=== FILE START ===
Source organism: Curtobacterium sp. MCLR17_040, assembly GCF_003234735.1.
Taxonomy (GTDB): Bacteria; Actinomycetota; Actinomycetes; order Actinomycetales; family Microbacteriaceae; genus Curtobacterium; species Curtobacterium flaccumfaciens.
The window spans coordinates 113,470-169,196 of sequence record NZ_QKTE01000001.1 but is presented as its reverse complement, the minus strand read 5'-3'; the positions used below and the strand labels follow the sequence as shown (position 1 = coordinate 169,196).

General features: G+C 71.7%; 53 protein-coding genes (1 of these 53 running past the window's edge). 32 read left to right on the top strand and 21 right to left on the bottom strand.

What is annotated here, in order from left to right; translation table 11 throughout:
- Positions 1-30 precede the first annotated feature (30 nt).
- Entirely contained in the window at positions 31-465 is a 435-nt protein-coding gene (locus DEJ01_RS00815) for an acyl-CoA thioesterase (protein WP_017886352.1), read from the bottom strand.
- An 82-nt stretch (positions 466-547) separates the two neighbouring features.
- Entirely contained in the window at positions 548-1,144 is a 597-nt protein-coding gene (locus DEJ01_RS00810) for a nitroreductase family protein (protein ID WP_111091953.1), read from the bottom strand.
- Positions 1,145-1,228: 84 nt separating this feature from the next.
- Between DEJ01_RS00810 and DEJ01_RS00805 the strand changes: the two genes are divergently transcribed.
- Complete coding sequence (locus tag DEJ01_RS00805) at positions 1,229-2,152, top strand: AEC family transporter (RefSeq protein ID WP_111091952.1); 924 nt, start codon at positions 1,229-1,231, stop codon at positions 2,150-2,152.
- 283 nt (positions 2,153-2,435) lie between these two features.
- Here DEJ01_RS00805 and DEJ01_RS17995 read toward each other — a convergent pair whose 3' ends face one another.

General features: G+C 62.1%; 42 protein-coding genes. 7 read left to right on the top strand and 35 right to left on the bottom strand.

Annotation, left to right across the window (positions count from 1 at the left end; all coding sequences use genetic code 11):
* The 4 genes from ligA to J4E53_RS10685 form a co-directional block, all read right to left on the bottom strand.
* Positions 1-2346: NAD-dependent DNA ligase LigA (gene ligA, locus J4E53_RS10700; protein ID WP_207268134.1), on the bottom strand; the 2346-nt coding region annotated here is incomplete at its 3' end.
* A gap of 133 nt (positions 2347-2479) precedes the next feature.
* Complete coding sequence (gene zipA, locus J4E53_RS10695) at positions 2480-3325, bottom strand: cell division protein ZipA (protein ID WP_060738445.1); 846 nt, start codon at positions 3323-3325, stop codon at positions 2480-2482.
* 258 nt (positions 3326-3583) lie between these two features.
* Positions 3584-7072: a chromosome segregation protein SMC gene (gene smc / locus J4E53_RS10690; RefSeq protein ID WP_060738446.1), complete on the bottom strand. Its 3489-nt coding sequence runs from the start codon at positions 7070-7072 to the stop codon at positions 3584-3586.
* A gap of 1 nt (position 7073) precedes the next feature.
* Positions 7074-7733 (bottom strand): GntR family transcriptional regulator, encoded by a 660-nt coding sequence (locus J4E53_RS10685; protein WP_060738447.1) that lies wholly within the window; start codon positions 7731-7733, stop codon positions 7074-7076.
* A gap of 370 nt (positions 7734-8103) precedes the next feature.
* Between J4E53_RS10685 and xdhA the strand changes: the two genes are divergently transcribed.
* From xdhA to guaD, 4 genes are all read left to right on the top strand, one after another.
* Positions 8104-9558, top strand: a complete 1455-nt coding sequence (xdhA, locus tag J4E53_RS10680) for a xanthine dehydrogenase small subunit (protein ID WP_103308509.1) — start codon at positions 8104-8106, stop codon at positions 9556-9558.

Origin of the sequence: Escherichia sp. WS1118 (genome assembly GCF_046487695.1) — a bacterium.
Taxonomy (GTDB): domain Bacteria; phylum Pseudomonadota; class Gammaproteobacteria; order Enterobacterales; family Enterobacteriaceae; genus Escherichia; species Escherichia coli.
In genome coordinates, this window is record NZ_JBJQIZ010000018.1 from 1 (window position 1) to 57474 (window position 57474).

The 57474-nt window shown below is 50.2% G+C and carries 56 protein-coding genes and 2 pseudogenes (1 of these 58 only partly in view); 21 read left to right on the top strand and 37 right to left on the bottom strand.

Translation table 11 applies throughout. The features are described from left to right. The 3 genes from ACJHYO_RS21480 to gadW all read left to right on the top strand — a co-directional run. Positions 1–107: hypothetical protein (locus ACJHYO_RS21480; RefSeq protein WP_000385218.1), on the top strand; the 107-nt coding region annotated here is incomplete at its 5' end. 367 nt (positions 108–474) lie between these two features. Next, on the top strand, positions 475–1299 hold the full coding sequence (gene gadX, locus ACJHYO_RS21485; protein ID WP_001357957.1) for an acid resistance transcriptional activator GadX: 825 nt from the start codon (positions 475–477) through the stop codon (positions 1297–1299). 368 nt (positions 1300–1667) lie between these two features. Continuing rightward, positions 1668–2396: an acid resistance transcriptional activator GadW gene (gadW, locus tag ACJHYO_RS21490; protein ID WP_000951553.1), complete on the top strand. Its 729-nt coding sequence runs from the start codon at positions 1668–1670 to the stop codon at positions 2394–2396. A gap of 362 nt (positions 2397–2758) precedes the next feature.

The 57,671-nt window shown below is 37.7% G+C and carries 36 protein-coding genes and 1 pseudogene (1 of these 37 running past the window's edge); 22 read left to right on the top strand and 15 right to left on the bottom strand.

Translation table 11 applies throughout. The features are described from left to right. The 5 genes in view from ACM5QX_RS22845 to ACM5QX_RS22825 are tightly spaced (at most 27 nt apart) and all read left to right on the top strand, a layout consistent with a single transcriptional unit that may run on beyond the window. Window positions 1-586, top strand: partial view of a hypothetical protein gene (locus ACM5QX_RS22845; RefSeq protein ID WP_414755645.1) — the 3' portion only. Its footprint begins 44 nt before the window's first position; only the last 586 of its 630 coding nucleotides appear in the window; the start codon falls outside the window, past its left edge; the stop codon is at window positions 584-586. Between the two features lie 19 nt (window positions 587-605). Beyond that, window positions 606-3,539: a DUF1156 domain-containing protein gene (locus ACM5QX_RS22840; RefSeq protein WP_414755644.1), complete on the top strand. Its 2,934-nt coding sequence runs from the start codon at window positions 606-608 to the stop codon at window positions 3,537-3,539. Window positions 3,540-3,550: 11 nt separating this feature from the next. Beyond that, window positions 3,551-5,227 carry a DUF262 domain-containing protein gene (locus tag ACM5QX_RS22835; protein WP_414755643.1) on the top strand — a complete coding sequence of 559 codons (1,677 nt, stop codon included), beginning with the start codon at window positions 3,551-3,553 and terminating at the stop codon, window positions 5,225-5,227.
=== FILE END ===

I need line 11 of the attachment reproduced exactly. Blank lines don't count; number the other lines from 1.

- Between DEJ01_RS00810 and DEJ01_RS00805 the strand changes: the two genes are divergently transcribed.